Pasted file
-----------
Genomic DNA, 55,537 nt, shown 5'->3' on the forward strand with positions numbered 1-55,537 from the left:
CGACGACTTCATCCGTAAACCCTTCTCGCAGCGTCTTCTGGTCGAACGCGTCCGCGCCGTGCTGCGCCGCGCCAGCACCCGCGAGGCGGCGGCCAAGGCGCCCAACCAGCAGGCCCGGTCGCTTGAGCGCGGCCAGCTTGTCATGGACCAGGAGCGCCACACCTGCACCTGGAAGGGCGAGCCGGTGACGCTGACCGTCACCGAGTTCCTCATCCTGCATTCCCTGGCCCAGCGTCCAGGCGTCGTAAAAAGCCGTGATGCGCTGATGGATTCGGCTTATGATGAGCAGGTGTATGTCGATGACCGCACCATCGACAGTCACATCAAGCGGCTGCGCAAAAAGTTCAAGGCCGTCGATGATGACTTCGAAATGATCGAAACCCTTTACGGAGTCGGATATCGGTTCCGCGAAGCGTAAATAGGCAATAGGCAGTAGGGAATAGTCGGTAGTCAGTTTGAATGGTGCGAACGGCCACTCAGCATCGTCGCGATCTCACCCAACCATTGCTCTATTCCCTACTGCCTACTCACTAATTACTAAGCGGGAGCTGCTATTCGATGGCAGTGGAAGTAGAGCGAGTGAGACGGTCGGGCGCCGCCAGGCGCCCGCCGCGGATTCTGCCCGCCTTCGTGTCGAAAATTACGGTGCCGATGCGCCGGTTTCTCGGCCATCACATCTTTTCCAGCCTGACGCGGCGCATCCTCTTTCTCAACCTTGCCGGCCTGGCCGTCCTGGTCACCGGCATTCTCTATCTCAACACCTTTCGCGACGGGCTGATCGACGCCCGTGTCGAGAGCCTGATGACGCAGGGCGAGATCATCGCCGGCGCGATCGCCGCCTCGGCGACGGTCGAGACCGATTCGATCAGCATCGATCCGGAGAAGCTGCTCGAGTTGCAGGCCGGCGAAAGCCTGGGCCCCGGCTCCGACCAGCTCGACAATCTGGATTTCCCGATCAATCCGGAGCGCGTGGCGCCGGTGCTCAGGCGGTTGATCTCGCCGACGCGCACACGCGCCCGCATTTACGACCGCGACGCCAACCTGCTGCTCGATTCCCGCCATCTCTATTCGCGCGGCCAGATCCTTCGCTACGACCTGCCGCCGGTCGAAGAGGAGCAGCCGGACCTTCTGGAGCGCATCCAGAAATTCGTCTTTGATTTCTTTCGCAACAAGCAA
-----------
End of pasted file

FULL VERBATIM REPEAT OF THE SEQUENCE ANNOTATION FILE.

Genomic DNA, 55,537 nt, shown 5'->3' on the forward strand with positions numbered 1-55,537 from the left:
CGACGACTTCATCCGTAAACCCTTCTCGCAGCGTCTTCTGGTCGAACGCGTCCGCGCCGTGCTGCGCCGCGCCAGCACCCGCGAGGCGGCGGCCAAGGCGCCCAACCAGCAGGCCCGGTCGCTTGAGCGCGGCCAGCTTGTCATGGACCAGGAGCGCCACACCTGCACCTGGAAGGGCGAGCCGGTGACGCTGACCGTCACCGAGTTCCTCATCCTGCATTCCCTGGCCCAGCGTCCAGGCGTCGTAAAAAGCCGTGATGCGCTGATGGATTCGGCTTATGATGAGCAGGTGTATGTCGATGACCGCACCATCGACAGTCACATCAAGCGGCTGCGCAAAAAGTTCAAGGCCGTCGATGATGACTTCGAAATGATCGAAACCCTTTACGGAGTCGGATATCGGTTCCGCGAAGCGTAAATAGGCAATAGGCAGTAGGGAATAGTCGGTAGTCAGTTTGAATGGTGCGAACGGCCACTCAGCATCGTCGCGATCTCACCCAACCATTGCTCTATTCCCTACTGCCTACTCACTAATTACTAAGCGGGAGCTGCTATTCGATGGCAGTGGAAGTAGAGCGAGTGAGACGGTCGGGCGCCGCCAGGCGCCCGCCGCGGATTCTGCCCGCCTTCGTGTCGAAAATTACGGTGCCGATGCGCCGGTTTCTCGGCCATCACATCTTTTCCAGCCTGACGCGGCGCATCCTCTTTCTCAACCTTGCCGGCCTGGCCGTCCTGGTCACCGGCATTCTCTATCTCAACACCTTTCGCGACGGGCTGATCGACGCCCGTGTCGAGAGCCTGATGACGCAGGGCGAGATCATCGCCGGCGCGATCGCCGCCTCGGCGACGGTCGAGACCGATTCGATCAGCATCGATCCGGAGAAGCTGCTCGAGTTGCAGGCCGGCGAAAGCCTGGGCCCCGGCTCCGACCAGCTCGACAATCTGGATTTCCCGATCAATCCGGAGCGCGTGGCGCCGGTGCTCAGGCGGTTGATCTCGCCGACGCGCACACGCGCCCGCATTTACGACCGCGACGCCAACCTGCTGCTCGATTCCCGCCATCTCTATTCGCGCGGCCAGATCCTTCGCTACGACCTGCCGCCGGTCGAAGAGGAGCAGCCGGACCTTCTGGAGCGCATCCAGAAATTCGTCTTTGATTTCTTTCGCAACAAGCAA